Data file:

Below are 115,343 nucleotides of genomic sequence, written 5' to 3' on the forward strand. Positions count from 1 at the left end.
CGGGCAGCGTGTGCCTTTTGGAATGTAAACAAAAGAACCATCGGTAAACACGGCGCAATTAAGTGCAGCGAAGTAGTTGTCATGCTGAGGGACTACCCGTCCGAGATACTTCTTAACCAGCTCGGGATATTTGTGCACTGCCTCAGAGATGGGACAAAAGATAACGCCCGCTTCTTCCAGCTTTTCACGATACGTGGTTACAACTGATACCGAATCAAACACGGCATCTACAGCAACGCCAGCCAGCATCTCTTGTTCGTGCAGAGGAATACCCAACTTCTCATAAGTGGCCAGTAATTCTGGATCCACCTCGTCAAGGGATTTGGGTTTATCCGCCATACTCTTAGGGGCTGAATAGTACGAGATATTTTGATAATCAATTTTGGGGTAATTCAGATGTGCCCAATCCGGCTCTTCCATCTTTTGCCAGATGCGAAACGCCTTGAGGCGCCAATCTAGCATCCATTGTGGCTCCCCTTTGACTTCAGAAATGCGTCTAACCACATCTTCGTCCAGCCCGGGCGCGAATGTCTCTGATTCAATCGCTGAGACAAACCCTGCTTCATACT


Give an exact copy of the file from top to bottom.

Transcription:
Below are 115,343 nucleotides of genomic sequence, written 5' to 3' on the forward strand. Positions count from 1 at the left end.
CGGGCAGCGTGTGCCTTTTGGAATGTAAACAAAAGAACCATCGGTAAACACGGCGCAATTAAGTGCAGCGAAGTAGTTGTCATGCTGAGGGACTACCCGTCCGAGATACTTCTTAACCAGCTCGGGATATTTGTGCACTGCCTCAGAGATGGGACAAAAGATAACGCCCGCTTCTTCCAGCTTTTCACGATACGTGGTTACAACTGATACCGAATCAAACACGGCATCTACAGCAACGCCAGCCAGCATCTCTTGTTCGTGCAGAGGAATACCCAACTTCTCATAAGTGGCCAGTAATTCTGGATCCACCTCGTCAAGGGATTTGGGTTTATCCGCCATACTCTTAGGGGCTGAATAGTACGAGATATTTTGATAATCAATTTTGGGGTAATTCAGATGTGCCCAATCCGGCTCTTCCATCTTTTGCCAGATGCGAAACGCCTTGAGGCGCCAATCTAGCATCCATTGTGGCTCCCCTTTGACTTCAGAAATGCGTCTAACCACATCTTCGTCCAGCCCGGGCGCGAATGTCTCTGATTCAATCGCTGAGACAAACCCTGCTTCATACT